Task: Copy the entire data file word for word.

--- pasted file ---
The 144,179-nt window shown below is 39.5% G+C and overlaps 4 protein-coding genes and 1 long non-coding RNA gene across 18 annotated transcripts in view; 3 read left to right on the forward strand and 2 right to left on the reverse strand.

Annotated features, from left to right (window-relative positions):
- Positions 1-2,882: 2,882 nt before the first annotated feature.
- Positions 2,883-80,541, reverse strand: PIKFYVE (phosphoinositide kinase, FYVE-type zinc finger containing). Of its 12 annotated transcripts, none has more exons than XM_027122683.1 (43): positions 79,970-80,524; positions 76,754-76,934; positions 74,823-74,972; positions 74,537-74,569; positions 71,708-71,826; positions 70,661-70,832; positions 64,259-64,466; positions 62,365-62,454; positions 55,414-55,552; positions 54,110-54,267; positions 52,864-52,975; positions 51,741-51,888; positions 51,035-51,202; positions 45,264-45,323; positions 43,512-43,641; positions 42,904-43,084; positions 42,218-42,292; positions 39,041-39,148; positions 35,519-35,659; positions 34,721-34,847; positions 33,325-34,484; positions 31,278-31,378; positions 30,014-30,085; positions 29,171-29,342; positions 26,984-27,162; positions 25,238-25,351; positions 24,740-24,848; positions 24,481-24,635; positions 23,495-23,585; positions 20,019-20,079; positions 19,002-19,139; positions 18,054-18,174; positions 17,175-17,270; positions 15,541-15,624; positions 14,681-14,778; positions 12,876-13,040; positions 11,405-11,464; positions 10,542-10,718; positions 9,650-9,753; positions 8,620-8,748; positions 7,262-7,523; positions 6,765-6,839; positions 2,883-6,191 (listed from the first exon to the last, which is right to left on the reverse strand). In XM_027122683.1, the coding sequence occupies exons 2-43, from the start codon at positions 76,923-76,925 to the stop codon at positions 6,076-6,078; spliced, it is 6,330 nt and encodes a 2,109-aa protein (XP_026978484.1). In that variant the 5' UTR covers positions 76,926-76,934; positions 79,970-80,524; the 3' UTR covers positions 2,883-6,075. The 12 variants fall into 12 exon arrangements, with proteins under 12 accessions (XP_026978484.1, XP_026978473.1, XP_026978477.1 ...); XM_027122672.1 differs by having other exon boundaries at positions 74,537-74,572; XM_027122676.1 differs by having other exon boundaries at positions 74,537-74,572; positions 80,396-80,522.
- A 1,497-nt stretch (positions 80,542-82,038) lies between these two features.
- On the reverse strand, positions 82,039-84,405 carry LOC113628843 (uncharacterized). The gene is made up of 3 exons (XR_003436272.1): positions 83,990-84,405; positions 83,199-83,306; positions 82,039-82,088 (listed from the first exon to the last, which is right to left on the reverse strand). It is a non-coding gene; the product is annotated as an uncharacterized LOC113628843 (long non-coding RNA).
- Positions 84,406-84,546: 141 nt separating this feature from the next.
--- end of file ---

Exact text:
The 144,179-nt window shown below is 39.5% G+C and overlaps 4 protein-coding genes and 1 long non-coding RNA gene across 18 annotated transcripts in view; 3 read left to right on the forward strand and 2 right to left on the reverse strand.

Annotated features, from left to right (window-relative positions):
- Positions 1-2,882: 2,882 nt before the first annotated feature.
- Positions 2,883-80,541, reverse strand: PIKFYVE (phosphoinositide kinase, FYVE-type zinc finger containing). Of its 12 annotated transcripts, none has more exons than XM_027122683.1 (43): positions 79,970-80,524; positions 76,754-76,934; positions 74,823-74,972; positions 74,537-74,569; positions 71,708-71,826; positions 70,661-70,832; positions 64,259-64,466; positions 62,365-62,454; positions 55,414-55,552; positions 54,110-54,267; positions 52,864-52,975; positions 51,741-51,888; positions 51,035-51,202; positions 45,264-45,323; positions 43,512-43,641; positions 42,904-43,084; positions 42,218-42,292; positions 39,041-39,148; positions 35,519-35,659; positions 34,721-34,847; positions 33,325-34,484; positions 31,278-31,378; positions 30,014-30,085; positions 29,171-29,342; positions 26,984-27,162; positions 25,238-25,351; positions 24,740-24,848; positions 24,481-24,635; positions 23,495-23,585; positions 20,019-20,079; positions 19,002-19,139; positions 18,054-18,174; positions 17,175-17,270; positions 15,541-15,624; positions 14,681-14,778; positions 12,876-13,040; positions 11,405-11,464; positions 10,542-10,718; positions 9,650-9,753; positions 8,620-8,748; positions 7,262-7,523; positions 6,765-6,839; positions 2,883-6,191 (listed from the first exon to the last, which is right to left on the reverse strand). In XM_027122683.1, the coding sequence occupies exons 2-43, from the start codon at positions 76,923-76,925 to the stop codon at positions 6,076-6,078; spliced, it is 6,330 nt and encodes a 2,109-aa protein (XP_026978484.1). In that variant the 5' UTR covers positions 76,926-76,934; positions 79,970-80,524; the 3' UTR covers positions 2,883-6,075. The 12 variants fall into 12 exon arrangements, with proteins under 12 accessions (XP_026978484.1, XP_026978473.1, XP_026978477.1 ...); XM_027122672.1 differs by having other exon boundaries at positions 74,537-74,572; XM_027122676.1 differs by having other exon boundaries at positions 74,537-74,572; positions 80,396-80,522.
- A 1,497-nt stretch (positions 80,542-82,038) lies between these two features.
- On the reverse strand, positions 82,039-84,405 carry LOC113628843 (uncharacterized). The gene is made up of 3 exons (XR_003436272.1): positions 83,990-84,405; positions 83,199-83,306; positions 82,039-82,088 (listed from the first exon to the last, which is right to left on the reverse strand). It is a non-coding gene; the product is annotated as an uncharacterized LOC113628843 (long non-coding RNA).
- Positions 84,406-84,546: 141 nt separating this feature from the next.